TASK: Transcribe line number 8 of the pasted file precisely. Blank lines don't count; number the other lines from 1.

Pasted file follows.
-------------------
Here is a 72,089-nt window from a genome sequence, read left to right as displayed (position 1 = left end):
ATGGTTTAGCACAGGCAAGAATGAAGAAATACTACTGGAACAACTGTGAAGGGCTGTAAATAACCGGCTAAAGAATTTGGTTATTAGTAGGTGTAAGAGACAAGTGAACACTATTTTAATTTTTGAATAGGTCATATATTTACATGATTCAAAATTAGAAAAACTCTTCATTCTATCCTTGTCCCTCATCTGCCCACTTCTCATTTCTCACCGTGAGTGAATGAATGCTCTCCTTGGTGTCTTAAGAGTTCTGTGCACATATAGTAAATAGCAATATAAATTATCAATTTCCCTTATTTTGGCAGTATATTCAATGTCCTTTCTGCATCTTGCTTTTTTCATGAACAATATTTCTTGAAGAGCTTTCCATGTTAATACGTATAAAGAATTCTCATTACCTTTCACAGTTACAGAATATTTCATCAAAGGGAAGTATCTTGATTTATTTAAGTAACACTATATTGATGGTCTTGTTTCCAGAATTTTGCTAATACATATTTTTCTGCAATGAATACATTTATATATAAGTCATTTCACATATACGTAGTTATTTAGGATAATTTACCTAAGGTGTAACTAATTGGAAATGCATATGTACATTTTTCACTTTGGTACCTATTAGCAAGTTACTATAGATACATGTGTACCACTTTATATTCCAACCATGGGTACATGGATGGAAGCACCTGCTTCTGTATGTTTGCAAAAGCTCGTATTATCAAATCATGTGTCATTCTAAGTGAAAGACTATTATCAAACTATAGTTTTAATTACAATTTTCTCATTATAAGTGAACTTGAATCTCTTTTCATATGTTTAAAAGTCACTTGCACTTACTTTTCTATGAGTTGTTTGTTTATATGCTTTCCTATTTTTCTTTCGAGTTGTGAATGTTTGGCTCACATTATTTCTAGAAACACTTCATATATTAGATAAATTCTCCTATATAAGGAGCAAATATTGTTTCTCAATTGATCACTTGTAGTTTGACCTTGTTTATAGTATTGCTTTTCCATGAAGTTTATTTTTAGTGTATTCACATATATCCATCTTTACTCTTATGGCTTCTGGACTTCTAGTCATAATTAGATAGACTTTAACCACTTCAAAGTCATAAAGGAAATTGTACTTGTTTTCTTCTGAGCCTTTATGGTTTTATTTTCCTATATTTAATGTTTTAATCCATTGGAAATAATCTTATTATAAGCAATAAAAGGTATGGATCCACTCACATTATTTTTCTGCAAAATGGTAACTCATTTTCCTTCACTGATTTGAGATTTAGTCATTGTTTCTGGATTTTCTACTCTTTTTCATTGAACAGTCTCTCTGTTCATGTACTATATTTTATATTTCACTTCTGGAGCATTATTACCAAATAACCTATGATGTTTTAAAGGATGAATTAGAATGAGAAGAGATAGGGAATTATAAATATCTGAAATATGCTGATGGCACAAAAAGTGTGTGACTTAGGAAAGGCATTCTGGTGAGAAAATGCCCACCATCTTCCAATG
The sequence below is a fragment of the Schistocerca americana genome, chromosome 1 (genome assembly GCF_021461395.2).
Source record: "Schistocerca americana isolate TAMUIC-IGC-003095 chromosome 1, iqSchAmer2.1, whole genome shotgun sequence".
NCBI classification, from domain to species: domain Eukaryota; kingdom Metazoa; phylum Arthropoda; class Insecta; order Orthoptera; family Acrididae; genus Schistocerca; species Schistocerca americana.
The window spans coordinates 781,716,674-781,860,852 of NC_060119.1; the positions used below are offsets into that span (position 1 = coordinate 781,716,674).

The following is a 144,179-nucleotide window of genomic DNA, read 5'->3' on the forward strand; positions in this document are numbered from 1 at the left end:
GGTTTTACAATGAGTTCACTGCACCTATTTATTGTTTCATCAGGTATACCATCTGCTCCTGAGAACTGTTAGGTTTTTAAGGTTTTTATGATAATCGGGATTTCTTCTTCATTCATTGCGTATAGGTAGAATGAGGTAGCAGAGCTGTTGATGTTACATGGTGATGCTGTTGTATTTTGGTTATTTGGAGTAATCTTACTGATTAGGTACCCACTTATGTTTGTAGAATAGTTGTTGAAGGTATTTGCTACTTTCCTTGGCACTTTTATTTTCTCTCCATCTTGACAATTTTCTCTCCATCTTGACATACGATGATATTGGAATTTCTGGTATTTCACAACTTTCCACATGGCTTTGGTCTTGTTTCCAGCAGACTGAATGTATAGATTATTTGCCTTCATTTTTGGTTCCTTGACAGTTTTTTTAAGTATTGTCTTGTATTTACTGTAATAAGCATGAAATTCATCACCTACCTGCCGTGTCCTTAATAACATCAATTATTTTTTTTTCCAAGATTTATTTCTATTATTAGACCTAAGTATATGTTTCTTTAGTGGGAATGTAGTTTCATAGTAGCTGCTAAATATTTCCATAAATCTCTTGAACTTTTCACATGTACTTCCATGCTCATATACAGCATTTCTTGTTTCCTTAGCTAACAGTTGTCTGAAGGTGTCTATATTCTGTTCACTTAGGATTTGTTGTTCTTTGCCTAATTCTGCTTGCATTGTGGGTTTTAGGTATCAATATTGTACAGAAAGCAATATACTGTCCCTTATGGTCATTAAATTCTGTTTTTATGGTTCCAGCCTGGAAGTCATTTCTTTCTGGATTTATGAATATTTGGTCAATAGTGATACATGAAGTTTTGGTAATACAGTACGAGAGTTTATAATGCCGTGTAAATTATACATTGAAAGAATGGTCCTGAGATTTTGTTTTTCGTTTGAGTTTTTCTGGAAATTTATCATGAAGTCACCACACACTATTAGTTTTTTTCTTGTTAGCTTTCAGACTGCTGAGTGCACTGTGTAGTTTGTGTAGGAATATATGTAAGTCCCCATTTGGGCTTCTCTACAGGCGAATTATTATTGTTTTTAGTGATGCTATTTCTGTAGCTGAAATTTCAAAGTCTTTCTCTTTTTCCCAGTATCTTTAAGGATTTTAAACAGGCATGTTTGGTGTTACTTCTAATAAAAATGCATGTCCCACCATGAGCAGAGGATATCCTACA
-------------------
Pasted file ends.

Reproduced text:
GGTTTTACAATGAGTTCACTGCACCTATTTATTGTTTCATCAGGTATACCATCTGCTCCTGAGAACTGTTAGGTTTTTAAGGTTTTTATGATAATCGGGATTTCTTCTTCATTCATTGCGTATAGGTAGAATGAGGTAGCAGAGCTGTTGATGTTACATGGTGATGCTGTTGTATTTTGGTTATTTGGAGTAATCTTACTGATTAGGTACCCACTTATGTTTGTAGAATAGTTGTTGAAGGTATTTGCTACTTTCCTTGGCACTTTTATTTTCTCTCCATCTTGACAATTTTCTCTCCATCTTGACATACGATGATATTGGAATTTCTGGTATTTCACAACTTTCCACATGGCTTTGGTCTTGTTTCCAGCAGACTGAATGTATAGATTATTTGCCTTCATTTTTGGTTCCTTGACAGTTTTTTTAAGTATTGTCTTGTATTTACTGTAATAAGCATGAAATTCATCACCTACCTGCCGTGTCCTTAATAACATCAATTATTTTTTTTTCCAAGATTTATTTCTATTATTAGACCTAAGTATATGTTTCTTTAGTGGGAATGTAGTTTCATAGTAGCTGCTAAATATTTCCATAAATCTCTTGAACTTTTCACATGTACTTCCATGCTCATATACAGCATTTCTTGTTTCCTTAGCTAACAGTTGTCTGAAGGTGTCTATATTCTGTTCACTTAGGATTTGTTGTTCTTTGCCTAATTCTGCTTGCATTGTGGGTTTTAGGTATCAATATTGTACAGAAAGCAATATACTGTCCCTTATGGTCATTAAATTCTGTTTTTATGGTTCCAGCCTGGAAGTCATTTCTTTCTGGATTTATGAATATTTGGTCAATAGTGATACATGAAGTTTTGGTAATACAGTACGAGAGTTTATAATGCCGTGTAAATTATACATTGAAAGAATGGTCCTGAGATTTTGTTTTTCGTTTGAGTTTTTCTGGAAATTTATCATGAAGTCACCACACACTATTAGTTTTTTTCTTGTTAGCTTTCAGACTGCTGAGTGCACTGTGTAGTTTGTGTAGGAATATATGTAAGTCCCCATTTGGGCTTCTCTACAGGCGAATTATTATTGTTTTTAGTGATGCTATTTCTGTAGCTGAAATTTCAAAGTCTTTCTCTTTTTCCCAGTATCTTTAAGGATTTTAAACAGGCATGTTTGGTGTTACTTCTAATAAAAATGCATGTCCCACCATGAGCAGAGGATATCCTACA